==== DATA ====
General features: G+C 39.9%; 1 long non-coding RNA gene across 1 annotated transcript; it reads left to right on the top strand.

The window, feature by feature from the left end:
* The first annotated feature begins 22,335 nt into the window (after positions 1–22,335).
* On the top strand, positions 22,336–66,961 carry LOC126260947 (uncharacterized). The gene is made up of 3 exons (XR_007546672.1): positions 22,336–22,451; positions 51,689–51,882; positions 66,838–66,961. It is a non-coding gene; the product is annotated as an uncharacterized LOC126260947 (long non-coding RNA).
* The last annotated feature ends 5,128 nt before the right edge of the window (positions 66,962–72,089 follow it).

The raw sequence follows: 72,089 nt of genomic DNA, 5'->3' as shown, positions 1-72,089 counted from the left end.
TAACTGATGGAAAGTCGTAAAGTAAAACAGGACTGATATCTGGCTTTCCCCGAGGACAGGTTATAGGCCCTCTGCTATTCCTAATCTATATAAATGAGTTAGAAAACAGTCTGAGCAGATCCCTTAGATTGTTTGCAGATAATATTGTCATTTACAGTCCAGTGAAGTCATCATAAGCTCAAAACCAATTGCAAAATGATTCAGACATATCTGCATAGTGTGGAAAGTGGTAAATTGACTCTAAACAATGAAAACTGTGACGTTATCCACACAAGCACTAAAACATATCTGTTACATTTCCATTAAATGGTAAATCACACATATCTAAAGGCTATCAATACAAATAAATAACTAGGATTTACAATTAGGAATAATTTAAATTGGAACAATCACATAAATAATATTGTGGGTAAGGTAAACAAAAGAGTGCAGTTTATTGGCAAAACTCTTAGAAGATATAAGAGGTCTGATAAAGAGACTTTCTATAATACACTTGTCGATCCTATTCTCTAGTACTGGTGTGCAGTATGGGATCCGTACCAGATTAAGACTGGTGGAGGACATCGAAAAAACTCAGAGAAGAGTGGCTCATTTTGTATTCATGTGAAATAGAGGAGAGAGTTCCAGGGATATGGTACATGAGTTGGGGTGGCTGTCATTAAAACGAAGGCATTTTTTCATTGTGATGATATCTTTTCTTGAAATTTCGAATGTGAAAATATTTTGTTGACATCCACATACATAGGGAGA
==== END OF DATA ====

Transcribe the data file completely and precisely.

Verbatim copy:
General features: G+C 39.9%; 1 long non-coding RNA gene across 1 annotated transcript; it reads left to right on the top strand.

The window, feature by feature from the left end:
* The first annotated feature begins 22,335 nt into the window (after positions 1–22,335).
* On the top strand, positions 22,336–66,961 carry LOC126260947 (uncharacterized). The gene is made up of 3 exons (XR_007546672.1): positions 22,336–22,451; positions 51,689–51,882; positions 66,838–66,961. It is a non-coding gene; the product is annotated as an uncharacterized LOC126260947 (long non-coding RNA).
* The last annotated feature ends 5,128 nt before the right edge of the window (positions 66,962–72,089 follow it).

The raw sequence follows: 72,089 nt of genomic DNA, 5'->3' as shown, positions 1-72,089 counted from the left end.
TAACTGATGGAAAGTCGTAAAGTAAAACAGGACTGATATCTGGCTTTCCCCGAGGACAGGTTATAGGCCCTCTGCTATTCCTAATCTATATAAATGAGTTAGAAAACAGTCTGAGCAGATCCCTTAGATTGTTTGCAGATAATATTGTCATTTACAGTCCAGTGAAGTCATCATAAGCTCAAAACCAATTGCAAAATGATTCAGACATATCTGCATAGTGTGGAAAGTGGTAAATTGACTCTAAACAATGAAAACTGTGACGTTATCCACACAAGCACTAAAACATATCTGTTACATTTCCATTAAATGGTAAATCACACATATCTAAAGGCTATCAATACAAATAAATAACTAGGATTTACAATTAGGAATAATTTAAATTGGAACAATCACATAAATAATATTGTGGGTAAGGTAAACAAAAGAGTGCAGTTTATTGGCAAAACTCTTAGAAGATATAAGAGGTCTGATAAAGAGACTTTCTATAATACACTTGTCGATCCTATTCTCTAGTACTGGTGTGCAGTATGGGATCCGTACCAGATTAAGACTGGTGGAGGACATCGAAAAAACTCAGAGAAGAGTGGCTCATTTTGTATTCATGTGAAATAGAGGAGAGAGTTCCAGGGATATGGTACATGAGTTGGGGTGGCTGTCATTAAAACGAAGGCATTTTTTCATTGTGATGATATCTTTTCTTGAAATTTCGAATGTGAAAATATTTTGTTGACATCCACATACATAGGGAGA